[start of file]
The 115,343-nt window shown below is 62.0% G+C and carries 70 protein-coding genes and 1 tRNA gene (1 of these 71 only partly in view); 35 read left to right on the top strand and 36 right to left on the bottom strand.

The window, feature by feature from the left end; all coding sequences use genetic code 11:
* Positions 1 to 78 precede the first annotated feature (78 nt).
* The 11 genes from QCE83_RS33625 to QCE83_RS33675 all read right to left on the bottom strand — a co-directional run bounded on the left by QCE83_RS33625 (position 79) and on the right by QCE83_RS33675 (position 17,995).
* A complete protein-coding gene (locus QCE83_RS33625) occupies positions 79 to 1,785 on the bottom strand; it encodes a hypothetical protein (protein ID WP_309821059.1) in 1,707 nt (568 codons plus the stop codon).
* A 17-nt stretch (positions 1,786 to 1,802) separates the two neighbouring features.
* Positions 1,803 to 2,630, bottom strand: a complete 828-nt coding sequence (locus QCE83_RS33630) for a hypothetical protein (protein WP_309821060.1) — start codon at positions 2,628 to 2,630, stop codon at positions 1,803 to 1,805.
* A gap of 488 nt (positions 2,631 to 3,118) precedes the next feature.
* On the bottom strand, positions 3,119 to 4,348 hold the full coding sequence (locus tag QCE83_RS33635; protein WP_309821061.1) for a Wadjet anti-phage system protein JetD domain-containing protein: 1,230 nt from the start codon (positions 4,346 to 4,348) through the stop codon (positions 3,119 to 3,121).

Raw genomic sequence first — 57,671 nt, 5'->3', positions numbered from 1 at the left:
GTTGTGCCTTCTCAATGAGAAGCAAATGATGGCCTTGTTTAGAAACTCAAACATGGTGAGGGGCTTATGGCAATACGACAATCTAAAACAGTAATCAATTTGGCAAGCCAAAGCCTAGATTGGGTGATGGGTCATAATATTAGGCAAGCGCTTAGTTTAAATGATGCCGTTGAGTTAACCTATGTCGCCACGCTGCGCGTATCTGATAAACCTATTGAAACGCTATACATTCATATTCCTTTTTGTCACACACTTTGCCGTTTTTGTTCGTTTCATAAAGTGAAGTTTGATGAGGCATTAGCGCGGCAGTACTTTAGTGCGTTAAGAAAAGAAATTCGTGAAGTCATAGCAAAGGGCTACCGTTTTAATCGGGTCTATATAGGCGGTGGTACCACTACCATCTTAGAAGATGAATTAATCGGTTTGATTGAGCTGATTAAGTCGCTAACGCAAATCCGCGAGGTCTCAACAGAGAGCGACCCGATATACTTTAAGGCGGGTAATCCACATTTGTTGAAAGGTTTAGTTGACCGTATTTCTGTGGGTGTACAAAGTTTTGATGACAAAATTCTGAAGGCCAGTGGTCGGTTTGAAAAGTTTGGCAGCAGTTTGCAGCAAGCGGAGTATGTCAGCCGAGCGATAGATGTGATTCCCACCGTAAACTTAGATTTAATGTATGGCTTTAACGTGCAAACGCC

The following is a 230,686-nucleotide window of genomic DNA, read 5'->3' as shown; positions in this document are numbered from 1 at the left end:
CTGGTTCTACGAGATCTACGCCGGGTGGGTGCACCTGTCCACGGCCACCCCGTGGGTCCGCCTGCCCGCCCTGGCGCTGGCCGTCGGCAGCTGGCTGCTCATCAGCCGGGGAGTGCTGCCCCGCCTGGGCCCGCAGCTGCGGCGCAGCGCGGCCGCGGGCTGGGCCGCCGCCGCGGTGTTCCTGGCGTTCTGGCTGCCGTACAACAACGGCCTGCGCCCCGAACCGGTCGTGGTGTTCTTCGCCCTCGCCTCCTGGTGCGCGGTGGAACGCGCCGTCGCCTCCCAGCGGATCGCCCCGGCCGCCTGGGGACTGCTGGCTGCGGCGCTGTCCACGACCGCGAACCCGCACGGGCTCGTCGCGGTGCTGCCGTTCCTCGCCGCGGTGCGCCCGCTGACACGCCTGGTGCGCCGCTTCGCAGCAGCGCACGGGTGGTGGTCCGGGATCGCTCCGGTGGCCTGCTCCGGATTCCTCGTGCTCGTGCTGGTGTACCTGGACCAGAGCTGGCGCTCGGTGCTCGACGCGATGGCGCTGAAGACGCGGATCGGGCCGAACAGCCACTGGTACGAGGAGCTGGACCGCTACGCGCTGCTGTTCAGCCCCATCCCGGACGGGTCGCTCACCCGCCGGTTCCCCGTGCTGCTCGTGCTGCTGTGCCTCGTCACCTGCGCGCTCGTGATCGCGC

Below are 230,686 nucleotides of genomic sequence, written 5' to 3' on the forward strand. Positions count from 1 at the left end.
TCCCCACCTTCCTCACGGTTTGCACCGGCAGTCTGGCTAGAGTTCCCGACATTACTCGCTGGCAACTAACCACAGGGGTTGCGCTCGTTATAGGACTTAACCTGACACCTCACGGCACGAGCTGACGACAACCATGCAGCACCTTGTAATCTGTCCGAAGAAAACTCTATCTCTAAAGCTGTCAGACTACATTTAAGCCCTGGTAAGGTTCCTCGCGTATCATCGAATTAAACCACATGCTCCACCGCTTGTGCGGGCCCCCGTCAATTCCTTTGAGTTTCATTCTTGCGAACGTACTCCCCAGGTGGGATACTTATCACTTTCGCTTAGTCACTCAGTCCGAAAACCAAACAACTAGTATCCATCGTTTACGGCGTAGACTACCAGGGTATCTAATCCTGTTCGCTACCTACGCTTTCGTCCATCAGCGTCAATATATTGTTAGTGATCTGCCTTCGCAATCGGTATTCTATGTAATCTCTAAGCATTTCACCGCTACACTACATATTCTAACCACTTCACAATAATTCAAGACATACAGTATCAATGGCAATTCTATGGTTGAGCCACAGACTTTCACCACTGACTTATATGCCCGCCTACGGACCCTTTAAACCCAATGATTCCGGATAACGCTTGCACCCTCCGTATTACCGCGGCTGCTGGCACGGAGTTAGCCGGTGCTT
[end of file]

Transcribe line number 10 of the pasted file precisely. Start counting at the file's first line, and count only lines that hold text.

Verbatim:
Raw genomic sequence first — 57,671 nt, 5'->3', positions numbered from 1 at the left: